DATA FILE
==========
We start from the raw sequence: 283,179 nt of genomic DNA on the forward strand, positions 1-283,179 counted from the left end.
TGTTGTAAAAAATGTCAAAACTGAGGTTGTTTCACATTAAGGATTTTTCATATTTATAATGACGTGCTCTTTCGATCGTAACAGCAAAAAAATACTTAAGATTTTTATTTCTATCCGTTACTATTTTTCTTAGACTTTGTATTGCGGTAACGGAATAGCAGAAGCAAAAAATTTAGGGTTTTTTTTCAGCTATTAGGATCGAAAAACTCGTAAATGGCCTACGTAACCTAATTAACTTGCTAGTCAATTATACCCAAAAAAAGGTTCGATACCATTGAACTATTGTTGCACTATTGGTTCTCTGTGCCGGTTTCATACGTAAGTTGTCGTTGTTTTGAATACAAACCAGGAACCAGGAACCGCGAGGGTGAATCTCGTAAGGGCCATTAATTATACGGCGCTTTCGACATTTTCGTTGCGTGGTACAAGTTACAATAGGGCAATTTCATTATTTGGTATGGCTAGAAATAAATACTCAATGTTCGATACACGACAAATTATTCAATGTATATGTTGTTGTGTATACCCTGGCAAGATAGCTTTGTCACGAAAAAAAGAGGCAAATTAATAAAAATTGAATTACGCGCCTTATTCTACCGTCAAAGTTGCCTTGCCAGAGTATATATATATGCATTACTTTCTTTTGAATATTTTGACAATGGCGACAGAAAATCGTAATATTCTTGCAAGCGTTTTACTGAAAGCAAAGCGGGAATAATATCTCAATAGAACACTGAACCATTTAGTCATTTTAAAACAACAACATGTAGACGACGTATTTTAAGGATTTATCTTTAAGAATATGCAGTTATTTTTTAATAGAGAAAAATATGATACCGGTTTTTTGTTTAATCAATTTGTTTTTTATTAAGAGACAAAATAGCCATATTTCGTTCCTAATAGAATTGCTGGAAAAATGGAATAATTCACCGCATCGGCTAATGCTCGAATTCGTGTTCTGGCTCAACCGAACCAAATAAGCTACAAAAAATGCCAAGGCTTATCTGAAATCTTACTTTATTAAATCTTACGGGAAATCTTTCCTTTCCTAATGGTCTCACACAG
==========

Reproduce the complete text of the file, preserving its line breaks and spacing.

We start from the raw sequence: 283,179 nt of genomic DNA on the forward strand, positions 1-283,179 counted from the left end.
TGTTGTAAAAAATGTCAAAACTGAGGTTGTTTCACATTAAGGATTTTTCATATTTATAATGACGTGCTCTTTCGATCGTAACAGCAAAAAAATACTTAAGATTTTTATTTCTATCCGTTACTATTTTTCTTAGACTTTGTATTGCGGTAACGGAATAGCAGAAGCAAAAAATTTAGGGTTTTTTTTCAGCTATTAGGATCGAAAAACTCGTAAATGGCCTACGTAACCTAATTAACTTGCTAGTCAATTATACCCAAAAAAAGGTTCGATACCATTGAACTATTGTTGCACTATTGGTTCTCTGTGCCGGTTTCATACGTAAGTTGTCGTTGTTTTGAATACAAACCAGGAACCAGGAACCGCGAGGGTGAATCTCGTAAGGGCCATTAATTATACGGCGCTTTCGACATTTTCGTTGCGTGGTACAAGTTACAATAGGGCAATTTCATTATTTGGTATGGCTAGAAATAAATACTCAATGTTCGATACACGACAAATTATTCAATGTATATGTTGTTGTGTATACCCTGGCAAGATAGCTTTGTCACGAAAAAAAGAGGCAAATTAATAAAAATTGAATTACGCGCCTTATTCTACCGTCAAAGTTGCCTTGCCAGAGTATATATATATGCATTACTTTCTTTTGAATATTTTGACAATGGCGACAGAAAATCGTAATATTCTTGCAAGCGTTTTACTGAAAGCAAAGCGGGAATAATATCTCAATAGAACACTGAACCATTTAGTCATTTTAAAACAACAACATGTAGACGACGTATTTTAAGGATTTATCTTTAAGAATATGCAGTTATTTTTTAATAGAGAAAAATATGATACCGGTTTTTTGTTTAATCAATTTGTTTTTTATTAAGAGACAAAATAGCCATATTTCGTTCCTAATAGAATTGCTGGAAAAATGGAATAATTCACCGCATCGGCTAATGCTCGAATTCGTGTTCTGGCTCAACCGAACCAAATAAGCTACAAAAAATGCCAAGGCTTATCTGAAATCTTACTTTATTAAATCTTACGGGAAATCTTTCCTTTCCTAATGGTCTCACACAG